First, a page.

Disney has always been synonymous with great story telling, powerful artwork and animation, and having heart in most of their major films. Some of the great Disney movies have transcended time and are loved by different generations for that very reason. But then in 2013, Disney attempted to trademark "Dia de los Muertos", or Day of the Dead for one of it's upcoming movies, a move met with much deserved resentment and criticism from Hispanic writers, critics, and the public. To say that the Day of the Dead is the Mexican version of Halloween is incorrect. It isn't a holiday as much as a tradition which is embedded into the heart of many Mexican families to honor loved ones who have passed away. Disney's trademark attempt was an insult to not only the day itself but to millions of people who honor that tradition. That being said, Disney dropped the trademark, and did everything right since then to fix their mistake. Many of the people hired to work on Coco were Hispanic, and after their blunder they also hired Lalo Alcaraz, a political cartoonist and Disney critic, along with Octavio Solis and Marcela Aviles as cultural consultants on the movie. They went from possibly being boycotted to having great international and domestic success, turning many into believers including myself. The end result being a culturally rich and emotional movie that left tears in everyone's eyes.
Unlike past Disney/Pixar movies I've seen, there are three layers of meaning integrated into this movie. The first layer is what every Disney story requires which are the characters, plot, visuals, settings etc. The second layer are the morals that Coco teaches, which any person watching the movie can learn from. These two alone are enough to call Coco a great Pixar movie in my opinion. However the third layer, which involves the integration of hispanic traditions and culture, is what makes this movie standout as special, memorable, and unique. As a Mexican-American, this movie holds a special place in my heart because so much of this movie feels real and familiar. From the family dynamic that Miguel shares with the family, to the chancla (sandal) smacking grandma, and especially because of the music, this movie feels saturated with Hispanic customs and way of life. It is obvious from the first scene to the last that Disney listened very well to their cultural advisors for this movie.
Being a Mexican-American, I've learned that various aspects of Life, Death, and Family are handled and understood differently between all ethnicities, backgrounds, and cultures. Coco involves several scenes in a graveyard, shows relatives returning from the afterlife as skeletal versions of who they once were, and has Miguel racing against the clock to return to his family before dying. These are cinematic occurences which some may not want to watch or explain to their children. My suggestion for anyone who hasn't watched this movie and is not of a Central/South American background is to be prepared and be open minded. Though some parts of the movie could seem farfetched, myself along with all the Hispanic adults and children watching the movie in theatres were mesmerized to watch something you can identify with as a person and as a community. For many, this movie is all about seeing the world through another's eyes, and that's wonderful in itself.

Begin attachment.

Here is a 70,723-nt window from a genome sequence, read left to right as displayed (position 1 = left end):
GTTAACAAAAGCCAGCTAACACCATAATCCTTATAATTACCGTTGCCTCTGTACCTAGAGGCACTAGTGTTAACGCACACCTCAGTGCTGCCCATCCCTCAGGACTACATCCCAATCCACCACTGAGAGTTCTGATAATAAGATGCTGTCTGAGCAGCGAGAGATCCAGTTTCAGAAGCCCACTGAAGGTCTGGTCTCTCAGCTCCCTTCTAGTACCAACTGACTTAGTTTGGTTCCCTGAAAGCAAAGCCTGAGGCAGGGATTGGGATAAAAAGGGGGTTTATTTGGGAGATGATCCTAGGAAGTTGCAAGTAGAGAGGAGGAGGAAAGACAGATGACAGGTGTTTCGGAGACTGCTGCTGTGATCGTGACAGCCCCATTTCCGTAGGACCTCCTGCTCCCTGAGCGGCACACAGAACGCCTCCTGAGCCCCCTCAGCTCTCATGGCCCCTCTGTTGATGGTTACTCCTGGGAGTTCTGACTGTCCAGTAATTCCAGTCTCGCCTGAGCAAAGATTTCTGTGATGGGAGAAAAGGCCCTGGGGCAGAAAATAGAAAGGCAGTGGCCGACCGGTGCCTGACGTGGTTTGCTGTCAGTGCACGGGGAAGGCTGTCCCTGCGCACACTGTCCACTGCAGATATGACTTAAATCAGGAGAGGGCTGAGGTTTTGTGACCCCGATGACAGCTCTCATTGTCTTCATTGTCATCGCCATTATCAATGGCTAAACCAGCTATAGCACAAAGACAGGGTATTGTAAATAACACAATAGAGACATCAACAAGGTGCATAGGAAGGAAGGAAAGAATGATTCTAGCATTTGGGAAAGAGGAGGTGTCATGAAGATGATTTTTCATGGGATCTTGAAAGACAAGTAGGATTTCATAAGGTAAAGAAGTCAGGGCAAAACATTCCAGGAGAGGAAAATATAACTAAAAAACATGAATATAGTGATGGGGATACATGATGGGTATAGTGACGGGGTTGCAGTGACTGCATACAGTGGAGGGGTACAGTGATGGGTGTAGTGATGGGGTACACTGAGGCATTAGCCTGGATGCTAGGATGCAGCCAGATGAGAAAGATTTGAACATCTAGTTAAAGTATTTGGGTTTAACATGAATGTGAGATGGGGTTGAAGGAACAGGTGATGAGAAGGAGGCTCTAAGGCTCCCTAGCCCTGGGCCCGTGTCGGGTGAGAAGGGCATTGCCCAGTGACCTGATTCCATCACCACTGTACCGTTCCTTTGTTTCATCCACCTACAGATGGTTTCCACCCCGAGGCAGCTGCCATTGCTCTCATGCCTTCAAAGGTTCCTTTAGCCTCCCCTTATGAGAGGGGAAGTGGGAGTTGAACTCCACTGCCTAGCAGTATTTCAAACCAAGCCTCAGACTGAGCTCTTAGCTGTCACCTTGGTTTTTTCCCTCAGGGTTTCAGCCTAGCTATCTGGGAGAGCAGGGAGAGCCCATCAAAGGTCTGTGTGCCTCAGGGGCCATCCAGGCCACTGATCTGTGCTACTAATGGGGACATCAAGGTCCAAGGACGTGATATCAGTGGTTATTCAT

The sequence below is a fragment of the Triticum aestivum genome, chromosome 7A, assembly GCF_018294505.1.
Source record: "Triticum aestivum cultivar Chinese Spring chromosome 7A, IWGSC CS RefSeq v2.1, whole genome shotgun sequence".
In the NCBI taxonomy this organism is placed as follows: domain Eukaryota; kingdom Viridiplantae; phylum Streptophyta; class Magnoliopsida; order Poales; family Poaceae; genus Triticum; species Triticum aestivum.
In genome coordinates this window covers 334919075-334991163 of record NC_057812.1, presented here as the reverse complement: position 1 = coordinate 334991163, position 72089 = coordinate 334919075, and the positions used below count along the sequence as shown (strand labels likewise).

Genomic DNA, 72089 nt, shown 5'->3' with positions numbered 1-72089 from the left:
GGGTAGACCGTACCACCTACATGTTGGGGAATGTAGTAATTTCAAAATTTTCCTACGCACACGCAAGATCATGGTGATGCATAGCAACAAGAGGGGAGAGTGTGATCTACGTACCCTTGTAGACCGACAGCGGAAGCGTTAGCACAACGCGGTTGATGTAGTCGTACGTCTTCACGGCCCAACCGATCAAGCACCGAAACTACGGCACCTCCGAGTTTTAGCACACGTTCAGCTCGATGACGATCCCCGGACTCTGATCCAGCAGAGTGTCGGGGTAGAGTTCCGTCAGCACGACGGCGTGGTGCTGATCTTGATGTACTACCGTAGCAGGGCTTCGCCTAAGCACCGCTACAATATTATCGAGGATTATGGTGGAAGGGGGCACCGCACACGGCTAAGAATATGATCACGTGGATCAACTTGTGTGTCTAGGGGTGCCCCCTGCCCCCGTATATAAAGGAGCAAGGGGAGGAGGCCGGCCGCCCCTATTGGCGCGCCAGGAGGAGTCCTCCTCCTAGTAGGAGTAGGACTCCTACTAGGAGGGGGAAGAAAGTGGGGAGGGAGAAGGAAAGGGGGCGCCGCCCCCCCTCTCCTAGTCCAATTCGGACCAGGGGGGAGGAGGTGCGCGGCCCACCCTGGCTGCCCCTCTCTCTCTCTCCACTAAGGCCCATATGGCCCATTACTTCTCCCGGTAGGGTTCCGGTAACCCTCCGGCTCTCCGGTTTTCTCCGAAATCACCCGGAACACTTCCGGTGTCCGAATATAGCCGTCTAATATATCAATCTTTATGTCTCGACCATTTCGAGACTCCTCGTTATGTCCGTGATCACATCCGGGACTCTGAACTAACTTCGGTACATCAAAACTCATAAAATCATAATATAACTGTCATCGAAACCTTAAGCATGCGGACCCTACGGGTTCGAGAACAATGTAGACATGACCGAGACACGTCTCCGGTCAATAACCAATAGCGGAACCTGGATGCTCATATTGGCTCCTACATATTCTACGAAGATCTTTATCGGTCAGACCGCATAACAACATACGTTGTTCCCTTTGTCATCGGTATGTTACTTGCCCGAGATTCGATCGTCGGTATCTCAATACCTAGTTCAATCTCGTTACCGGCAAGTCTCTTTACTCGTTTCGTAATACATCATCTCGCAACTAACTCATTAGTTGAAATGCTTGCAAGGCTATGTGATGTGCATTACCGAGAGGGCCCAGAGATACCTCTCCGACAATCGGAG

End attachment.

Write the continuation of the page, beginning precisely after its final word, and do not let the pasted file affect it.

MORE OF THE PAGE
Ultimately, Coco is a fantastic movie worthy of the Pixar/Disney brand which every family should enjoy. Prior to release, my two concerns with the movie was that it would be a heartless Pixar version of the Book of Life, and that Disney would take advantage and exploit the Hispanic culture in a distasteful way. I'm glad to say that besides focusing on music and honoring the Day of the Dead , similarities ended between the two movies. I enjoyed The Book of Life, and had low expectations for Coco in comparison. The truth is (no disrespect to the movie or the people who made it) The Book of Life is enjoyable and relatable, not a cultural staple. Although both movies treated one of the most important Mexican traditions with dignity and respect, Coco's heartwarming interpretation will become an unforgettable treasure in the Hispanic community for generations to come.